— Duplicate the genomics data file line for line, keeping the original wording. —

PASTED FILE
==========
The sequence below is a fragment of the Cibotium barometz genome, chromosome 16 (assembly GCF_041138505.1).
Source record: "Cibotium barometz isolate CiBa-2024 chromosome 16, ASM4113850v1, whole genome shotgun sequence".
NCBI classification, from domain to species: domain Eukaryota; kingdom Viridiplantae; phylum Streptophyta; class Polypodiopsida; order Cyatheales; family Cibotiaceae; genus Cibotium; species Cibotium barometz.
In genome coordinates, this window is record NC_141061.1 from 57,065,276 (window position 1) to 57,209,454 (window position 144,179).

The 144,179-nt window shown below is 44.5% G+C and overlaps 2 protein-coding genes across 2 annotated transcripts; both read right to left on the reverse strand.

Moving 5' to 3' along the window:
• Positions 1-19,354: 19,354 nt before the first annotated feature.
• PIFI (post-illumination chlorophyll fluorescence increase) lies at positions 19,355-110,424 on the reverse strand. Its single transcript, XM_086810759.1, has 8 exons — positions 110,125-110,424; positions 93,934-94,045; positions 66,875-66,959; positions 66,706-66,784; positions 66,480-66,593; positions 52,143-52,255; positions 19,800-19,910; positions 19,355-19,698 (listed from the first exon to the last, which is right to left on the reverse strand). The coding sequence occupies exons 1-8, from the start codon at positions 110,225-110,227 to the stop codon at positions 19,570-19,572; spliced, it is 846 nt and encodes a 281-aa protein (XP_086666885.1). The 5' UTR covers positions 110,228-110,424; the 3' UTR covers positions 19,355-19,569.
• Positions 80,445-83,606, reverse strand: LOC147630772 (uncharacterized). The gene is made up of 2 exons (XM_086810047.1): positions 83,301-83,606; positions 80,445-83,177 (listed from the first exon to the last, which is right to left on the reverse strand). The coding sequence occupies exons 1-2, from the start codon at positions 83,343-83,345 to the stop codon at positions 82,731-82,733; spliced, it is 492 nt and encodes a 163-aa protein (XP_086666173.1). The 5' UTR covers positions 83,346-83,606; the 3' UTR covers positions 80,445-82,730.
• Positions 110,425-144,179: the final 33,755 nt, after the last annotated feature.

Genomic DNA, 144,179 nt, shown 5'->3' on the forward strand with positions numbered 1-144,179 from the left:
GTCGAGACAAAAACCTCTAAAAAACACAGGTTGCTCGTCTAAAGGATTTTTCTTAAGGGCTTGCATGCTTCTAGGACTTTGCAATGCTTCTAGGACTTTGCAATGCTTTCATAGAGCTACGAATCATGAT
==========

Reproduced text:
The sequence below is a fragment of the Cibotium barometz genome, chromosome 16 (assembly GCF_041138505.1).
Source record: "Cibotium barometz isolate CiBa-2024 chromosome 16, ASM4113850v1, whole genome shotgun sequence".
NCBI classification, from domain to species: domain Eukaryota; kingdom Viridiplantae; phylum Streptophyta; class Polypodiopsida; order Cyatheales; family Cibotiaceae; genus Cibotium; species Cibotium barometz.
In genome coordinates, this window is record NC_141061.1 from 57,065,276 (window position 1) to 57,209,454 (window position 144,179).

The 144,179-nt window shown below is 44.5% G+C and overlaps 2 protein-coding genes across 2 annotated transcripts; both read right to left on the reverse strand.

Moving 5' to 3' along the window:
• Positions 1-19,354: 19,354 nt before the first annotated feature.
• PIFI (post-illumination chlorophyll fluorescence increase) lies at positions 19,355-110,424 on the reverse strand. Its single transcript, XM_086810759.1, has 8 exons — positions 110,125-110,424; positions 93,934-94,045; positions 66,875-66,959; positions 66,706-66,784; positions 66,480-66,593; positions 52,143-52,255; positions 19,800-19,910; positions 19,355-19,698 (listed from the first exon to the last, which is right to left on the reverse strand). The coding sequence occupies exons 1-8, from the start codon at positions 110,225-110,227 to the stop codon at positions 19,570-19,572; spliced, it is 846 nt and encodes a 281-aa protein (XP_086666885.1). The 5' UTR covers positions 110,228-110,424; the 3' UTR covers positions 19,355-19,569.
• Positions 80,445-83,606, reverse strand: LOC147630772 (uncharacterized). The gene is made up of 2 exons (XM_086810047.1): positions 83,301-83,606; positions 80,445-83,177 (listed from the first exon to the last, which is right to left on the reverse strand). The coding sequence occupies exons 1-2, from the start codon at positions 83,343-83,345 to the stop codon at positions 82,731-82,733; spliced, it is 492 nt and encodes a 163-aa protein (XP_086666173.1). The 5' UTR covers positions 83,346-83,606; the 3' UTR covers positions 80,445-82,730.
• Positions 110,425-144,179: the final 33,755 nt, after the last annotated feature.

Genomic DNA, 144,179 nt, shown 5'->3' on the forward strand with positions numbered 1-144,179 from the left:
GTCGAGACAAAAACCTCTAAAAAACACAGGTTGCTCGTCTAAAGGATTTTTCTTAAGGGCTTGCATGCTTCTAGGACTTTGCAATGCTTCTAGGACTTTGCAATGCTTTCATAGAGCTACGAATCATGAT